THE Reserve Bank of Zimbabwe (RBZ) is set to auction US$30 million Treasury Bills (TBs) on Tuesday in a move that would result in more liquid instruments being used in interbank placements.
Report by Ndamu Sandu
The auction of the short-term negotiable instruments issued by the government through the central bank to finance government short-term requirements would be held at the central bank at 10am.
The auction comes more than a week after US$9,85 million was raised from the 91-day paper.
The amount to be raised is double what was intended to be netted last Friday.
Standardbusiness was told on Friday, banks would bid for the paper after getting a tongue-lashing by the monetary authorities last week.
Last week Tuesday banking executives and Treasury heads of banks were summoned to the central bank where they were told to support the TBs.
One foreign bank shunned the TBs at an auction held last Friday, attracting the ire of the monetary authorities.
The bank is sitting on over US$300 million in idle funds, Standardbusiness was told on Friday.
“Banks have been saying that they need TBs and they are in place, but one bank chose not to support them, which is not only unfair but selfishness on the part of that institution,” one banker said last week.
“It raises unnecessary pressure on banks.”
Indeed pressure was exerted with Youth Development, Indigenisation and Empowerment minister Saviour Kasukuwere saying the banking sector would not be spared from the indigenisation crusade, as it does not want to support the country’s economic activities.
“TB (Finance minister Tendai Biti) has failed to raise money from TBs. Where is the supply side? If the supply side couldn’t work why didn’t it work in terms of the TBs,” Kasukuwere questioned in reference to supply side model, seen as an alternative to empowerment in the banking sector.
Although the use of the money raised through TBs could not be established, as Biti’s phone went unanswered last week, the Treasury boss told this paper last month that TBs would be used to finance capital projects.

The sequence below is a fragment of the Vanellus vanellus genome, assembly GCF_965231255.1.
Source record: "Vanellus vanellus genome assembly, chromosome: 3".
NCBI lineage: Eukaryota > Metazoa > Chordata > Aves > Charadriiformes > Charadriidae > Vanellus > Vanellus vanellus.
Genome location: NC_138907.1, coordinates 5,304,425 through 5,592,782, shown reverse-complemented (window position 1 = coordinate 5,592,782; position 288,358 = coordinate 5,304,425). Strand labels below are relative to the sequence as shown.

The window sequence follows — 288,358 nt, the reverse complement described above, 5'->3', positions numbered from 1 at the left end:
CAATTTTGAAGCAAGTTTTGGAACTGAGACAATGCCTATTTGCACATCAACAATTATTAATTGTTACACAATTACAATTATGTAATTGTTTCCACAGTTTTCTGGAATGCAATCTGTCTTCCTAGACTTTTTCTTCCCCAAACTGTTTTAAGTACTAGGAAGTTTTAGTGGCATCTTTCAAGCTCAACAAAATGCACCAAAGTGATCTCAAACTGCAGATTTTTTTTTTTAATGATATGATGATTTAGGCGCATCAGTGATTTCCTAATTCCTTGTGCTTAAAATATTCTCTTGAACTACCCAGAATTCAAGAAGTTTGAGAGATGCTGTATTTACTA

Biti has been under pressure from civil servants who are clamouring for a review of their salaries amid fears he could concede and divert the funds to recurrent expenditure.
Biti said then that Treasury was also mindful of the fact that “one of the things that killed the country is debt and the total absence of fear of contracting debt”.
Zimbabwe’s total external debt is pegged at well over US$10 billion and the country has no capacity to settle it.
Biti has indicated that revenue generation is unable to meet the country’s growing financial needs.
In his mid-term Fiscal Policy review, Biti slashed the 2012 budget to US$3,4 billion from US$4 billion attributed to the underperformance of the diamond revenue, among others.
In a normal economy, all banks work in unison, making it possible for the financial system in the country to operate efficiently.
Banks with excess liquidity assist those in deficit positions using TBs as security. In addition, the central bank, as lender of last resort, accommodates banks in deficit by offering them overnight funds secured by TBs.
Before the return of the TBs, any bank facing liquidity mismatches had to solve the problem alone as the troubled institution would be unable to approach other players due to the absence of security.